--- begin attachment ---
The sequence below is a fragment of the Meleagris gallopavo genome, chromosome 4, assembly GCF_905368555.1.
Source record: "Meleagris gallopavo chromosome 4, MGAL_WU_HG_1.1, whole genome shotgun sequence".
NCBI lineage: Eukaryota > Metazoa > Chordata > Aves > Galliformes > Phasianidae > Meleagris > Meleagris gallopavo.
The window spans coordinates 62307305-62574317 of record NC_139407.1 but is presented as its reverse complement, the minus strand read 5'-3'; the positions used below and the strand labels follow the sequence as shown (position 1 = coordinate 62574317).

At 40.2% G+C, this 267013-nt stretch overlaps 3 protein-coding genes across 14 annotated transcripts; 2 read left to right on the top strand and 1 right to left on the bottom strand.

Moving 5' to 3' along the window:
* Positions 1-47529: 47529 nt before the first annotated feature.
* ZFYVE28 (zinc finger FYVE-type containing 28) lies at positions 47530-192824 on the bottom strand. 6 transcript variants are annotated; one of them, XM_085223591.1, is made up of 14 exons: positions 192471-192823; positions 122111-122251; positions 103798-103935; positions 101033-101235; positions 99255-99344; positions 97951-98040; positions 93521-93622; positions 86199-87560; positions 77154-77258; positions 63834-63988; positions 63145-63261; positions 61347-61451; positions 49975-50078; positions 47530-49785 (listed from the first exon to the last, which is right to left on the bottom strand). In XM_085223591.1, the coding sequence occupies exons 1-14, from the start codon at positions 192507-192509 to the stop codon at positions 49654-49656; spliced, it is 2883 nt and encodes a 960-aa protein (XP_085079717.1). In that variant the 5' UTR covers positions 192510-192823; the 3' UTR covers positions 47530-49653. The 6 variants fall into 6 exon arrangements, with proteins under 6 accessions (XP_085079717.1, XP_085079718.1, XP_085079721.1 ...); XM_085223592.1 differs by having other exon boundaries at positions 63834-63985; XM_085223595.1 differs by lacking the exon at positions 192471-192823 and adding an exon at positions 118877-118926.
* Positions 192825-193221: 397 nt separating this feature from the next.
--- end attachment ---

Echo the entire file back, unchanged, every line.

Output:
The sequence below is a fragment of the Meleagris gallopavo genome, chromosome 4, assembly GCF_905368555.1.
Source record: "Meleagris gallopavo chromosome 4, MGAL_WU_HG_1.1, whole genome shotgun sequence".
NCBI lineage: Eukaryota > Metazoa > Chordata > Aves > Galliformes > Phasianidae > Meleagris > Meleagris gallopavo.
The window spans coordinates 62307305-62574317 of record NC_139407.1 but is presented as its reverse complement, the minus strand read 5'-3'; the positions used below and the strand labels follow the sequence as shown (position 1 = coordinate 62574317).

At 40.2% G+C, this 267013-nt stretch overlaps 3 protein-coding genes across 14 annotated transcripts; 2 read left to right on the top strand and 1 right to left on the bottom strand.

Moving 5' to 3' along the window:
* Positions 1-47529: 47529 nt before the first annotated feature.
* ZFYVE28 (zinc finger FYVE-type containing 28) lies at positions 47530-192824 on the bottom strand. 6 transcript variants are annotated; one of them, XM_085223591.1, is made up of 14 exons: positions 192471-192823; positions 122111-122251; positions 103798-103935; positions 101033-101235; positions 99255-99344; positions 97951-98040; positions 93521-93622; positions 86199-87560; positions 77154-77258; positions 63834-63988; positions 63145-63261; positions 61347-61451; positions 49975-50078; positions 47530-49785 (listed from the first exon to the last, which is right to left on the bottom strand). In XM_085223591.1, the coding sequence occupies exons 1-14, from the start codon at positions 192507-192509 to the stop codon at positions 49654-49656; spliced, it is 2883 nt and encodes a 960-aa protein (XP_085079717.1). In that variant the 5' UTR covers positions 192510-192823; the 3' UTR covers positions 47530-49653. The 6 variants fall into 6 exon arrangements, with proteins under 6 accessions (XP_085079717.1, XP_085079718.1, XP_085079721.1 ...); XM_085223592.1 differs by having other exon boundaries at positions 63834-63985; XM_085223595.1 differs by lacking the exon at positions 192471-192823 and adding an exon at positions 118877-118926.
* Positions 192825-193221: 397 nt separating this feature from the next.